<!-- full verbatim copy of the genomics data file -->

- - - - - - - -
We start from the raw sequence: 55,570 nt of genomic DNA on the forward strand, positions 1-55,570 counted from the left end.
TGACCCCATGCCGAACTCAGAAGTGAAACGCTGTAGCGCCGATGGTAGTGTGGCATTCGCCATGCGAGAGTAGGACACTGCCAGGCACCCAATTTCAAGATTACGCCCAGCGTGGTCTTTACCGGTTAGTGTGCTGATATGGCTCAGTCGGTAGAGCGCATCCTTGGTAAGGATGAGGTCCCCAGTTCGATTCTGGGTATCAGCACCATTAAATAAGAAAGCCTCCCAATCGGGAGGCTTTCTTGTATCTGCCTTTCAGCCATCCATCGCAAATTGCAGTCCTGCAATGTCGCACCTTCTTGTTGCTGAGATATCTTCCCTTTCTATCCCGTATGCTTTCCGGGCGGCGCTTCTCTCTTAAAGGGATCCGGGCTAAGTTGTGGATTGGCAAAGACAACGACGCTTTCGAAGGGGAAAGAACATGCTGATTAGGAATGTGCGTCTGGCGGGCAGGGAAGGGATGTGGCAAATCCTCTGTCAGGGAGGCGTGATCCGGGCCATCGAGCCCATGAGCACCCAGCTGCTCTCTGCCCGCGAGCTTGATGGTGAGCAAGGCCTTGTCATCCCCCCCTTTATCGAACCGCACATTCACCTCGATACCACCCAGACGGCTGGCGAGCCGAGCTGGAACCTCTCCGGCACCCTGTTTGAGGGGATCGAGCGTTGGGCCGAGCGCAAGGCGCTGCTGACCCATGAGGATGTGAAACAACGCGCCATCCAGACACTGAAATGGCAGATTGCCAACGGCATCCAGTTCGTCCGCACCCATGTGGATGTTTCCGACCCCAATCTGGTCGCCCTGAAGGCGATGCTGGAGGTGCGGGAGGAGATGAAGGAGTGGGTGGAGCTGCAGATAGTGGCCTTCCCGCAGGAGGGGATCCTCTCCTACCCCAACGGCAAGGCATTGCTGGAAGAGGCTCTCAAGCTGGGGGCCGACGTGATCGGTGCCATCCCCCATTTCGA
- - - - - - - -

We start from the raw sequence: 55,570 nt of genomic DNA on the forward strand, positions 1-55,570 counted from the left end.
TGACCCCATGCCGAACTCAGAAGTGAAACGCTGTAGCGCCGATGGTAGTGTGGCATTCGCCATGCGAGAGTAGGACACTGCCAGGCACCCAATTTCAAGATTACGCCCAGCGTGGTCTTTACCGGTTAGTGTGCTGATATGGCTCAGTCGGTAGAGCGCATCCTTGGTAAGGATGAGGTCCCCAGTTCGATTCTGGGTATCAGCACCATTAAATAAGAAAGCCTCCCAATCGGGAGGCTTTCTTGTATCTGCCTTTCAGCCATCCATCGCAAATTGCAGTCCTGCAATGTCGCACCTTCTTGTTGCTGAGATATCTTCCCTTTCTATCCCGTATGCTTTCCGGGCGGCGCTTCTCTCTTAAAGGGATCCGGGCTAAGTTGTGGATTGGCAAAGACAACGACGCTTTCGAAGGGGAAAGAACATGCTGATTAGGAATGTGCGTCTGGCGGGCAGGGAAGGGATGTGGCAAATCCTCTGTCAGGGAGGCGTGATCCGGGCCATCGAGCCCATGAGCACCCAGCTGCTCTCTGCCCGCGAGCTTGATGGTGAGCAAGGCCTTGTCATCCCCCCCTTTATCGAACCGCACATTCACCTCGATACCACCCAGACGGCTGGCGAGCCGAGCTGGAACCTCTCCGGCACCCTGTTTGAGGGGATCGAGCGTTGGGCCGAGCGCAAGGCGCTGCTGACCCATGAGGATGTGAAACAACGCGCCATCCAGACACTGAAATGGCAGATTGCCAACGGCATCCAGTTCGTCCGCACCCATGTGGATGTTTCCGACCCCAATCTGGTCGCCCTGAAGGCGATGCTGGAGGTGCGGGAGGAGATGAAGGAGTGGGTGGAGCTGCAGATAGTGGCCTTCCCGCAGGAGGGGATCCTCTCCTACCCCAACGGCAAGGCATTGCTGGAAGAGGCTCTCAAGCTGGGGGCCGACGTGATCGGTGCCATCCCCCATTTCGA